Tuesday, August 13, 2013

Bram and Emily: Vampires to Werewolves

Emily Gerard, sometimes known as Mrs de Laszowska, Emily Laszowska, Emily Gerard, or Emily de Laszowska Gerard, was a Scottish-born Victorian writer, who is remembered for her perceived influence on the novel Dracula. While that's important and is (admittedly) what got me interested in her, she did publish six novels in the 1890s, one in collaboration with her sister.

Gerard's works were popular enough that two are available online, including her 1890s novels: A Secret Mission (1891) and The Voice of a Flower (1893).

The more I read about Gerard the more I relate. I almost feel like I should just start calling her Emily, but that might be some form of disrespect. Like my husband, Gerard's husband worked in a different country. She moved from Scotland to Transylvania to be with him. Reckless scholars might call me studious, but Gerard definitely was and, like me, she researched her new land to make herself feel at home.

Her essay, Transylvanian Superstitions, is widely believed to have provided inspiration to Dracula's author, Bram Stoker. The essay is available here and Dracula is available here. Stoker originally wanted to locate his vampire in Tyrol, but, it is believed that reading Gerard's work changed his mind, so Dracula wound up in Transylvania instead.

In her Essay, Gerard writes:
Among the various omens of approaching death are the ungrounded barking of a dog or the crowing of a black hen.

Bram Stoker definitely adopts this omen. Jonathan Harker hears "a dog howling all night" under his window on his way to Transylvania and there are dogs barking all along the road. All of Dracula is peppered with the howling of dogs, but no hens of any colour.

When Gerard begins speaking about vampires specifically in her essay I'm reminded of the Polish vampire graveyard that was recently uncovered, where the bodies were buried in a way that is similar to what she describes here.
There are two sorts of vampires — living and dead. The living vampire is in general the illegitimate offspring of two illegitimate persons, but even a flawless pedigree will not ensure anyone against the intrusion of a vampire into his family vault, since every person killed by a nosferatu becomes likewise a vampire after death, and will continue to suck the blood of other innocent people till the spirit has been exorcised, either by opening the grave of the person suspected and driving a stake through the corpse, or firing a pistol shot into the coffin. In very obstinate cases it is further recommended to cut off the head and replace it in the coffin with the mouth filled with garlic, or to extract the heart and burn it, strewing the ashes over the grave. That such remedies are often resorted to, even in our enlightened days, is a well-attested fact, and there are probably few Roumenian villages where such has not taken place within the memory of the inhabitants.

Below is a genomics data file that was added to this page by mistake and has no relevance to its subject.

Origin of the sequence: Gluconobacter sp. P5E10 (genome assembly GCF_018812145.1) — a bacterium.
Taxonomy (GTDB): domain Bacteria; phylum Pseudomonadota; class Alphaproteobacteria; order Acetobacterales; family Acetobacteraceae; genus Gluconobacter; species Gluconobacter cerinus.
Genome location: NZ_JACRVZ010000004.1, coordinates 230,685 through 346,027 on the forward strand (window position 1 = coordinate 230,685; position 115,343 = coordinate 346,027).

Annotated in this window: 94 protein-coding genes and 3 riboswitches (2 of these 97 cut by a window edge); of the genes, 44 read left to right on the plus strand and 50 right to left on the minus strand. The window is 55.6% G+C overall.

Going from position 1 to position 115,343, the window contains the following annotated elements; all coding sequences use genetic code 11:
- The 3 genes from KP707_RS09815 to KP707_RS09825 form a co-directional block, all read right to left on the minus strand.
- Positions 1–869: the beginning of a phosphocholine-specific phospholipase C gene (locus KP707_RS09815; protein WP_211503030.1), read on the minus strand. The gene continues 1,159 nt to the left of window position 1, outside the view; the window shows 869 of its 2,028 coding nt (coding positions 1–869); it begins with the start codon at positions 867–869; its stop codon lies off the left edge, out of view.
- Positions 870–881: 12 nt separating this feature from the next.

Stoker's Van Helsing certainly knows what to do with the undead:
"I shall cut off her head and fill her mouth with garlic, and I shall drive a stake through her body."
Dracula is also a shape-shifter, like the were-wolves that Gerard writes most of her essay about. Gerard tells us that:
First cousin to the vampire, the long exploded were-wolf of the Germans is here to be found, lingering yet under the name of the Prikolitsch. Sometimes it is a dog instead of a wolf, whose form a man has taken either voluntarily or as penance for his sins.
Movies that have burst out of Dracula make much to do of the vampire as a tragic hero being punished for his or sins through a dreadful transformation, though not usually into a werewolf as well. Read both works and tell me if you think that Stoker learned this from Gerard?

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